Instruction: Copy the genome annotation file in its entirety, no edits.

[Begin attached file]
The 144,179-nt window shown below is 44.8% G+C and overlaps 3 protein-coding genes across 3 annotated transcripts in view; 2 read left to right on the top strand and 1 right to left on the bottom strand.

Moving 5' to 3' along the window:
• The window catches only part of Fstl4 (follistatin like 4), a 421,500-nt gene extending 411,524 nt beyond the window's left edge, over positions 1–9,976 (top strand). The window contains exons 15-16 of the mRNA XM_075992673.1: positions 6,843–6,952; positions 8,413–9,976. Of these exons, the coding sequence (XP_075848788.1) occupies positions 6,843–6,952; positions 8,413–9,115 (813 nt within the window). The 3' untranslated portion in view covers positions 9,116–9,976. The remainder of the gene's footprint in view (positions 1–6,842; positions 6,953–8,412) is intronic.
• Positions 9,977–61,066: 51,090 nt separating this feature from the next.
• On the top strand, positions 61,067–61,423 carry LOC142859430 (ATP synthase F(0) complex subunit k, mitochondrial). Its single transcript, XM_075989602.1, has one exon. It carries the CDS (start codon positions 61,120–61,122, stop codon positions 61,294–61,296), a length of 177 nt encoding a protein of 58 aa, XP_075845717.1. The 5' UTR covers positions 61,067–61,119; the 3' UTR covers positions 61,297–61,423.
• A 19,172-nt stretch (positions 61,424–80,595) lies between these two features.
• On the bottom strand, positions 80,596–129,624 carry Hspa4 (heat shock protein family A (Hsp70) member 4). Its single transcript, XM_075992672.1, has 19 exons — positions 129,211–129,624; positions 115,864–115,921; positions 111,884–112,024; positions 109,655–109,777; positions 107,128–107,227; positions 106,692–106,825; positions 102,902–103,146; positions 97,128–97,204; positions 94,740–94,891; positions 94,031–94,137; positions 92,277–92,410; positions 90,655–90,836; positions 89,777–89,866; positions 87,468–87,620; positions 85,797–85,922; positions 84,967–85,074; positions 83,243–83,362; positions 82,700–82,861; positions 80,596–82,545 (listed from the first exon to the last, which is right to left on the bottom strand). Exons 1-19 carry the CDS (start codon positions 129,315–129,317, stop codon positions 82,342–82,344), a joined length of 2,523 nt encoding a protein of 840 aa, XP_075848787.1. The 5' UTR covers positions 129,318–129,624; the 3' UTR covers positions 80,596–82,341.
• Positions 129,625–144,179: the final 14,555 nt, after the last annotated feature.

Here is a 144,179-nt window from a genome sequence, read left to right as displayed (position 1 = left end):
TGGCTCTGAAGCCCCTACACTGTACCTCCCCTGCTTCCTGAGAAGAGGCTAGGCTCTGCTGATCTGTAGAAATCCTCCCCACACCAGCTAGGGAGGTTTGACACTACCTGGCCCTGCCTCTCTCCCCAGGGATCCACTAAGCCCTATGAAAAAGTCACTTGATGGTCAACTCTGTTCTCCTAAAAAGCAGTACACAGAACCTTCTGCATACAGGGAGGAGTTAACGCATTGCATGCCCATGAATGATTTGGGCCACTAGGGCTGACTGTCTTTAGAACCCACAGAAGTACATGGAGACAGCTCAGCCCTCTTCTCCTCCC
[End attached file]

The 144,179-nt window shown below is 44.8% G+C and overlaps 3 protein-coding genes across 3 annotated transcripts in view; 2 read left to right on the top strand and 1 right to left on the bottom strand.

Moving 5' to 3' along the window:
• The window catches only part of Fstl4 (follistatin like 4), a 421,500-nt gene extending 411,524 nt beyond the window's left edge, over positions 1–9,976 (top strand). The window contains exons 15-16 of the mRNA XM_075992673.1: positions 6,843–6,952; positions 8,413–9,976. Of these exons, the coding sequence (XP_075848788.1) occupies positions 6,843–6,952; positions 8,413–9,115 (813 nt within the window). The 3' untranslated portion in view covers positions 9,116–9,976. The remainder of the gene's footprint in view (positions 1–6,842; positions 6,953–8,412) is intronic.
• Positions 9,977–61,066: 51,090 nt separating this feature from the next.
• On the top strand, positions 61,067–61,423 carry LOC142859430 (ATP synthase F(0) complex subunit k, mitochondrial). Its single transcript, XM_075989602.1, has one exon. It carries the CDS (start codon positions 61,120–61,122, stop codon positions 61,294–61,296), a length of 177 nt encoding a protein of 58 aa, XP_075845717.1. The 5' UTR covers positions 61,067–61,119; the 3' UTR covers positions 61,297–61,423.
• A 19,172-nt stretch (positions 61,424–80,595) lies between these two features.
• On the bottom strand, positions 80,596–129,624 carry Hspa4 (heat shock protein family A (Hsp70) member 4). Its single transcript, XM_075992672.1, has 19 exons — positions 129,211–129,624; positions 115,864–115,921; positions 111,884–112,024; positions 109,655–109,777; positions 107,128–107,227; positions 106,692–106,825; positions 102,902–103,146; positions 97,128–97,204; positions 94,740–94,891; positions 94,031–94,137; positions 92,277–92,410; positions 90,655–90,836; positions 89,777–89,866; positions 87,468–87,620; positions 85,797–85,922; positions 84,967–85,074; positions 83,243–83,362; positions 82,700–82,861; positions 80,596–82,545 (listed from the first exon to the last, which is right to left on the bottom strand). Exons 1-19 carry the CDS (start codon positions 129,315–129,317, stop codon positions 82,342–82,344), a joined length of 2,523 nt encoding a protein of 840 aa, XP_075848787.1. The 5' UTR covers positions 129,318–129,624; the 3' UTR covers positions 80,596–82,341.
• Positions 129,625–144,179: the final 14,555 nt, after the last annotated feature.

Here is a 144,179-nt window from a genome sequence, read left to right as displayed (position 1 = left end):
TGGCTCTGAAGCCCCTACACTGTACCTCCCCTGCTTCCTGAGAAGAGGCTAGGCTCTGCTGATCTGTAGAAATCCTCCCCACACCAGCTAGGGAGGTTTGACACTACCTGGCCCTGCCTCTCTCCCCAGGGATCCACTAAGCCCTATGAAAAAGTCACTTGATGGTCAACTCTGTTCTCCTAAAAAGCAGTACACAGAACCTTCTGCATACAGGGAGGAGTTAACGCATTGCATGCCCATGAATGATTTGGGCCACTAGGGCTGACTGTCTTTAGAACCCACAGAAGTACATGGAGACAGCTCAGCCCTCTTCTCCTCCC